UKIP’s biggest weakness is not that it is a party with an exceptionally high membership of obsessives, xenophobes and oddballs. Having set out on a ‘populist’ path, that is, with the call for the British to rise up against the Brussels elite, its focus anti-European policies cut if off from the large numbers of people who (correctly) identify the ‘elite’ with a domestic Establishment. Many in these circles, including those who are virulently opposed to ‘Brussels’, are attracted, with a degree of ‘cultural cringe’ to the United States. They are prepared to cooperate with Washington and Wall Street in enterprises like TIIP, which open the way to an even greater extension of free-market power.
Farage’s organisation does not combine their prejudices with a degree of ‘social’ demands (protecting ‘the British worker’ ‘our NHS’). It opts for hard-line free-market policies. Continental populists, by contrast, are often opposed to ‘globalisation’ and ‘neo-liberalism’. Some European ‘populist’ parties, like the French Front National, have even tried to influence trade unions (3). This may reflect their middle class base, although the French FN equally benefits from electoral backing in middle class and wealthy areas (the traditional fiefs of the right and extreme-right in cities like Paris).
Yet UKIP’s electoral success (27.5% of the vote in the European elections) has had exactly the same effect: a constant drag towards the right, hauling political players towards its brand of patriotism.
That they are braggarts, demagogues, that their xenophobic policies (directed against other Europeans) have racial overtones (against any ‘foreigners’ – that is, including British citizens, ethnic minorities), is important. This should be brought out and attacked.
But the only way Farage’s party will be sent back to the margins is by facing up to the issue of Sovereignty. To Stand up to UKIP is to stand up for the European Union, to engage in the transformation of its structures and to build a European Social Republic.
Note: for a real anti-racist campaigning group see Hope not Hate which has covered everyday racism, UKIP, the BNP and other UK far-right groups, including Islamists.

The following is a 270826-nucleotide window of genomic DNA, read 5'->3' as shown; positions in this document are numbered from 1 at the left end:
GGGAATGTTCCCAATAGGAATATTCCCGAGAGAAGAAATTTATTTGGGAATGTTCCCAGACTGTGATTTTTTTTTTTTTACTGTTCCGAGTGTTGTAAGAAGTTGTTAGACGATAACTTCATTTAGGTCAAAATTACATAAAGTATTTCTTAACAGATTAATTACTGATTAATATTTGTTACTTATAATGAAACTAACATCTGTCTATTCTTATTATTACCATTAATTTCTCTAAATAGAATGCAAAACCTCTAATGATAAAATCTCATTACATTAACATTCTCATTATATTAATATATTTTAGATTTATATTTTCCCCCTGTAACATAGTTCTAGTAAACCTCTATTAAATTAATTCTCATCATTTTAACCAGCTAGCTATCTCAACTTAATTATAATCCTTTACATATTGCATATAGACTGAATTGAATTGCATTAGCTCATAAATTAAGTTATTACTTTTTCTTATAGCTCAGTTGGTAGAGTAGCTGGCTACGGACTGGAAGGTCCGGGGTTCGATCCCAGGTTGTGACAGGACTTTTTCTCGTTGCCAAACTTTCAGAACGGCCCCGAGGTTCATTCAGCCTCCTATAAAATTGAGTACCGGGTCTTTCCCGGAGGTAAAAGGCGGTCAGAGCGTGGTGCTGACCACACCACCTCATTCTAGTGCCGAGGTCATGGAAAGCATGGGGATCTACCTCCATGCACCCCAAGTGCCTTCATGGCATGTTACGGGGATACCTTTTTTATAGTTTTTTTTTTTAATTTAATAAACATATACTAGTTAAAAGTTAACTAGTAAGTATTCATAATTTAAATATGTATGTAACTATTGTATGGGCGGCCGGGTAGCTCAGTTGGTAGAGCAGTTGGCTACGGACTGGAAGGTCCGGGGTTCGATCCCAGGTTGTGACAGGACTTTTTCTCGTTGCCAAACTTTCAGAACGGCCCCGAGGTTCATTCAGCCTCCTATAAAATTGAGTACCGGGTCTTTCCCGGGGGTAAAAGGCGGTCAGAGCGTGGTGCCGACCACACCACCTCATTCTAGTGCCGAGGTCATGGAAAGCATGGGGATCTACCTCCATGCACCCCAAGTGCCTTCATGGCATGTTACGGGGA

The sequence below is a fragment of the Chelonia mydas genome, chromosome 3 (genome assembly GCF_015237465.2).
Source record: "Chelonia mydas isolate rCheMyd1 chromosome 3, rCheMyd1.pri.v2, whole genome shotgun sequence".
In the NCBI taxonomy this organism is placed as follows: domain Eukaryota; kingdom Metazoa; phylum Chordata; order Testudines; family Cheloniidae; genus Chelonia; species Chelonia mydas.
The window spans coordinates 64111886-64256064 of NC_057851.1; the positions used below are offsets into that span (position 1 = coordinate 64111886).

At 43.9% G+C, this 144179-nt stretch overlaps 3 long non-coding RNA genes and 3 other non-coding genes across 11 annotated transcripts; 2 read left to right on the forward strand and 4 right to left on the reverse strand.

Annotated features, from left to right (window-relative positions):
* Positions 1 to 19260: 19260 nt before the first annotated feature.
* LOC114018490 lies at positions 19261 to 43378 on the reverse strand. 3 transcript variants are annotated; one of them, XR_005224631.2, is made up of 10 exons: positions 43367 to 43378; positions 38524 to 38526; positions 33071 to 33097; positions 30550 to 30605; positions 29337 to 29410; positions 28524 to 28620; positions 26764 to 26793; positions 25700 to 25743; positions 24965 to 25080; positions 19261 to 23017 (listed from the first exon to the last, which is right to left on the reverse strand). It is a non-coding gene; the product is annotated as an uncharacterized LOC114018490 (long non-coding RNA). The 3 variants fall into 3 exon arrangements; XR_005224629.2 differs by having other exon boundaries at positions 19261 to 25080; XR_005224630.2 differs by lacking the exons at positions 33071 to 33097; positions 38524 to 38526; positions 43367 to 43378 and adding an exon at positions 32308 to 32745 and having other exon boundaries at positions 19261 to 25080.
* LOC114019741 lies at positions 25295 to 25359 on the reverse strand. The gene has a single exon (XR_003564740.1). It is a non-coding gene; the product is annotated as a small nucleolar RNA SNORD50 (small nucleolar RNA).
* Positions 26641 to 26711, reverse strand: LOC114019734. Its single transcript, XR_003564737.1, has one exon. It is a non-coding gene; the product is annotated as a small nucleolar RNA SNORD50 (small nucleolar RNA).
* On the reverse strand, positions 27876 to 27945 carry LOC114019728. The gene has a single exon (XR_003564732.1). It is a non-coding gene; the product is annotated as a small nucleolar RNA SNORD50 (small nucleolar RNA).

(1) The European Rescue of the Nation State (1999) by the late Alan Milward.
(2) “The data on which Ford and Goodwin base their analysis of Ukip voters consists, as they acknowledge, of people who intend to vote Ukip, rather than those who have. On the occasions when Ukip’s vote increases dramatically (such as in European elections) their new or temporary voters are more likely to be middle-class, financially secure and from Conservative backgrounds. And, while Ukip did indeed attract more former Labour voters during the later New Labour years, they have won a substantially higher proportion of Tory voters since the coalition came to power.
So there might be another explanation for the high Ukip vote in Labour areas. As the BBC’s political research editor, David Cowling, points out, in Labour’s safest seat in the country at the 2010 election, 28% of voters still supported other parties. This is not because Liverpool Walton is peppered with enclaves of bankers and stockbrokers; it’s because a substantial section of the working class has always voted for parties other than Labour and now that vote is going to Ukip. Ford and Goodwin argue that Ukip’s success has reduced the swing to Labour among old, poor and male voters. But that’s different from saying that Ukip is eating into the existing Labour vote, as it clearly is into the Conservatives’.” David Edgar.
(2) See the collection of articles in Nouveau Visages des Extrêmes Droites. Manière de Voir. Le Monde Diplomatique. 134. Avril Mai 2014.
Update: SWP Party Notes,
Stand Up to Ukip: Doncaster 27 September
Ukip look odds on to win their first MP in the Clacton by-election on 9 October following the defection of Douglas Carswell to Ukip from the Tories.
Nigel Farage hopes to exploit the tensions inside the Tory party together with rising Islamaphobia to increase Ukip’s influence. This will drag politics further to the right, further boosting racist scapegoating.
The demonstration outside Ukip’s conference in Doncaster on Saturday 27 September is a key step in developing campaign against Ukip.
Every branch needs to think about transport to Doncaster. Approach trade unions for sponsorship and to publicise the demo and we should produce tickets to sell. (a template is attached). We should leaflet FE colleges and universities as they return. Using the Stand up to Ukip statement, which has an impressive list of ‘big’ names on it around work and with people we know locally is a good way to talk to people about the importance of coming to Doncaster and showing that there is organised opposition to Ukip.
More transport has been put on over the last week – including from Huddesfield, Chesterfield, Nottingham, West Midlands, Newcastle, Derby. For the full list go to standuptoukip.org
There are SUTU public meetings tonight in Manchester and Cambridge.
To order colour 2-sided A5 leaflets advertising the demo in Doncaster, firstname.lastname@example.org – 1,000 cost £15.